Wednesday, July 22, 2015

Day trip to Cromwell Lock

Friday morning, and we left the mooring, headed for Cromwell Lock, the gateway onto the tidal Trent. We passed San Fairy Ann at her mooring further down the embankment. Did they want to travel with us and share locks? They declined, wanting to spend the day there. We'd see them later, and moor next to them if we could.

On we went then, down through Nether Lock alone, the last lock on the Newark section before getting back onto the Trent proper. And the Trent proper was windy, with a strong current, both of them behind us, so it was another rapid trip. The river was wide again, and quite winding. A fabulous experience.

As we approached Cromwell Lock some hours later, we saw the floating pontoon on which we were wanting to moor. There was plenty of space for us. Which was just as well. The wisdom is that, on a river, you moor pointing upstream. We were pointing downstream as we approached. Grace tried to slow down as we got closer, but the combined forces of wind and water wouldn't let her. Reverse gear had no effect. She did get the boat close enough to the pontoon for me to jump off onto it, however. At which point we both realised that we were going to have to turn Kantara there and then. I wound the bow rope a couple of times around a dolly, halting the advance of the front of the boat. Whereupon the stern continued at high speed and the boat swung around 180 degrees until she finished up alongside the pontoon, facing downstream. I have honestly never before seen any part of the boat travel that fast. It was all over in a matter of seconds. Very exciting! A perfect bow-spring. Almost immediately, a plastic cruiser came and moored behind us. How fortunate it'd not been there when we arrived! We tied up and went in for lunch.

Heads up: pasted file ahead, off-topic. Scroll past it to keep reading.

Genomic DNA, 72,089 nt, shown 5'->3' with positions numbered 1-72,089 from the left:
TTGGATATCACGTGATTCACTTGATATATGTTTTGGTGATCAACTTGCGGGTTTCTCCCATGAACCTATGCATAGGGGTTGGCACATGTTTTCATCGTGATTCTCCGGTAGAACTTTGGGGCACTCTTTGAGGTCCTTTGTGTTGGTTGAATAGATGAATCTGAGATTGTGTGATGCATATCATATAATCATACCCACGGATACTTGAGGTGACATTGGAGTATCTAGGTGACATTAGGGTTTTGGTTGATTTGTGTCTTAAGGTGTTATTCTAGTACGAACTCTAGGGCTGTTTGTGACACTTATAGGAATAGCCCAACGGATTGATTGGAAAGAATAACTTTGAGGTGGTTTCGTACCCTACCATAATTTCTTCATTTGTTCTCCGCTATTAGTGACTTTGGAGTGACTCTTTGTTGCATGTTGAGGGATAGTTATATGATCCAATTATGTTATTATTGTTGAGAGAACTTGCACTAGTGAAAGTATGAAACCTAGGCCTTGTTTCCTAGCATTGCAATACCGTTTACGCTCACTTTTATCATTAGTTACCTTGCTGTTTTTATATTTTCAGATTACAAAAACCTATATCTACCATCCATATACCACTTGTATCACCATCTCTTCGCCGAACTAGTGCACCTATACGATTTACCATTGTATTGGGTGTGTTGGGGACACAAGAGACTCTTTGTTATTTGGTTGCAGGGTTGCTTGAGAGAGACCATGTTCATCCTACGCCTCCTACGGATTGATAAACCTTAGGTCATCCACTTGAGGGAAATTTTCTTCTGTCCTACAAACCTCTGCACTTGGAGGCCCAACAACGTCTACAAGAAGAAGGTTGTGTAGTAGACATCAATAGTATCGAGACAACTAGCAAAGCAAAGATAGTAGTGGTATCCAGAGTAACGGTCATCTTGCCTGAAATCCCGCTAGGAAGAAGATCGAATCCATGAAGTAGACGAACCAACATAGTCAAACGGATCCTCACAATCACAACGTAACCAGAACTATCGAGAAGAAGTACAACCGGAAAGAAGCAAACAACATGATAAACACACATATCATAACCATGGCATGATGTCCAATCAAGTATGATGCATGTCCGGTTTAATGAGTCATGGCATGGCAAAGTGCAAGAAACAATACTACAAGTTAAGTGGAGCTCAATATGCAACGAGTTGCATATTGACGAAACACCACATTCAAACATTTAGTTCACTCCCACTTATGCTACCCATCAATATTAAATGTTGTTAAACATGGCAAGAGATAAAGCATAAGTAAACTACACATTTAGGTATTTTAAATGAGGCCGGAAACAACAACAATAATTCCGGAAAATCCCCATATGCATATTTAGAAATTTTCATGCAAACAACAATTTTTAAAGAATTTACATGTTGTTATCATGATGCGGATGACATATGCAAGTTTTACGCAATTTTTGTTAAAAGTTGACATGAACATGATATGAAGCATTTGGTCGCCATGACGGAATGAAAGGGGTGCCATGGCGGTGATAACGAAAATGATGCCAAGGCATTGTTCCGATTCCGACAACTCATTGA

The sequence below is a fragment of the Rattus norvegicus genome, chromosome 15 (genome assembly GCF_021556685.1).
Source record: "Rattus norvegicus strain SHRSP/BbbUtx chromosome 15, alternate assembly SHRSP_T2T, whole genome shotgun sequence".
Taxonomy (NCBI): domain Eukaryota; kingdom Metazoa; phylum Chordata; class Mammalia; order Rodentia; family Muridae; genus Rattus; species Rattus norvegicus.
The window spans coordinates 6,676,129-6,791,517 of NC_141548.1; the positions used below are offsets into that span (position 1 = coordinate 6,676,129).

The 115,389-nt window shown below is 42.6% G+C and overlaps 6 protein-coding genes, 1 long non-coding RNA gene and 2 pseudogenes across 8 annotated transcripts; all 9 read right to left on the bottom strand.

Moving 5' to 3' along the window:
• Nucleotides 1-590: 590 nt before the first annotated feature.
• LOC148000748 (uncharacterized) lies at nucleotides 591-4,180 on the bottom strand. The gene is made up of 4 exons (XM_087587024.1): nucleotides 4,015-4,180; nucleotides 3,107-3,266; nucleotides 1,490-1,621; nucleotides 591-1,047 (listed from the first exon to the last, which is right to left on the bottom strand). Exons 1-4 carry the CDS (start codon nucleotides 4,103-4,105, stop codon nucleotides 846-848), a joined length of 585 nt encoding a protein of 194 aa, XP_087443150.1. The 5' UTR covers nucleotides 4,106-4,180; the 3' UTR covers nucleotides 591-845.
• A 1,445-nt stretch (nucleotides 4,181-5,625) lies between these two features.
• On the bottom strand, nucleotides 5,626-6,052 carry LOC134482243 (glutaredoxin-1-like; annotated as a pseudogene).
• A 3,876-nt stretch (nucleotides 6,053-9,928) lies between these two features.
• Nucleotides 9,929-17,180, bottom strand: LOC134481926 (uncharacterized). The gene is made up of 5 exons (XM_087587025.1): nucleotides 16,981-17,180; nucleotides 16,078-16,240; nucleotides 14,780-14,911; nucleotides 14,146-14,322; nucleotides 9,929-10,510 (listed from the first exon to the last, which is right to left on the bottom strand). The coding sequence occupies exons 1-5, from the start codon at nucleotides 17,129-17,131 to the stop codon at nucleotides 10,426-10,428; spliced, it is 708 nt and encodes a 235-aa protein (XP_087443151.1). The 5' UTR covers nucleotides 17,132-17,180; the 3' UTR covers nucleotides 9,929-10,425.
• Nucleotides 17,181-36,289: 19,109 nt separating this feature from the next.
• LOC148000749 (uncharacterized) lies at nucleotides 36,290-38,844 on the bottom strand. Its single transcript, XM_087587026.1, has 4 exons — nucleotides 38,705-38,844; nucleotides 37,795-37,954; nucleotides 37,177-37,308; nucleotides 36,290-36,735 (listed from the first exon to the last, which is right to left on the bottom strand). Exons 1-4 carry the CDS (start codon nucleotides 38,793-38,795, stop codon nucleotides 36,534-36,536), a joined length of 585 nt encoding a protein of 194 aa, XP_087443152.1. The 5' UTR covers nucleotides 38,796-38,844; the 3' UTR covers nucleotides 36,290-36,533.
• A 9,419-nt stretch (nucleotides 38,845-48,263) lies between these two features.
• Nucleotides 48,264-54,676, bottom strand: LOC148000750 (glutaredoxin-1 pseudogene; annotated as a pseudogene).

Before returning to Newark, we walked up to see Cromwell Lock and weir. The lock is enormous, and the weir occupies the entire rest of the width of the river. Water rushed over at the rate of thousands of gallons of seconds, yet the river was relatively low that day. The sense of sheer raw power is immense. And the view of the weir from a little further up the river brought to mind the edge of the Disc World in Terry Pratchett's novels.

We took advantage of a drop in the wind to return to Newark, and we did, indeed, moor up next to San Fairy Ann. After shopping at a very convenient Waitrose, and supper, we spent a brilliant evening with Dave and Sandy from the Fairy, with lots of chat and laughter washed down with a fair drop of wine. We got to bed late. A lie in tomorrow, methinks!

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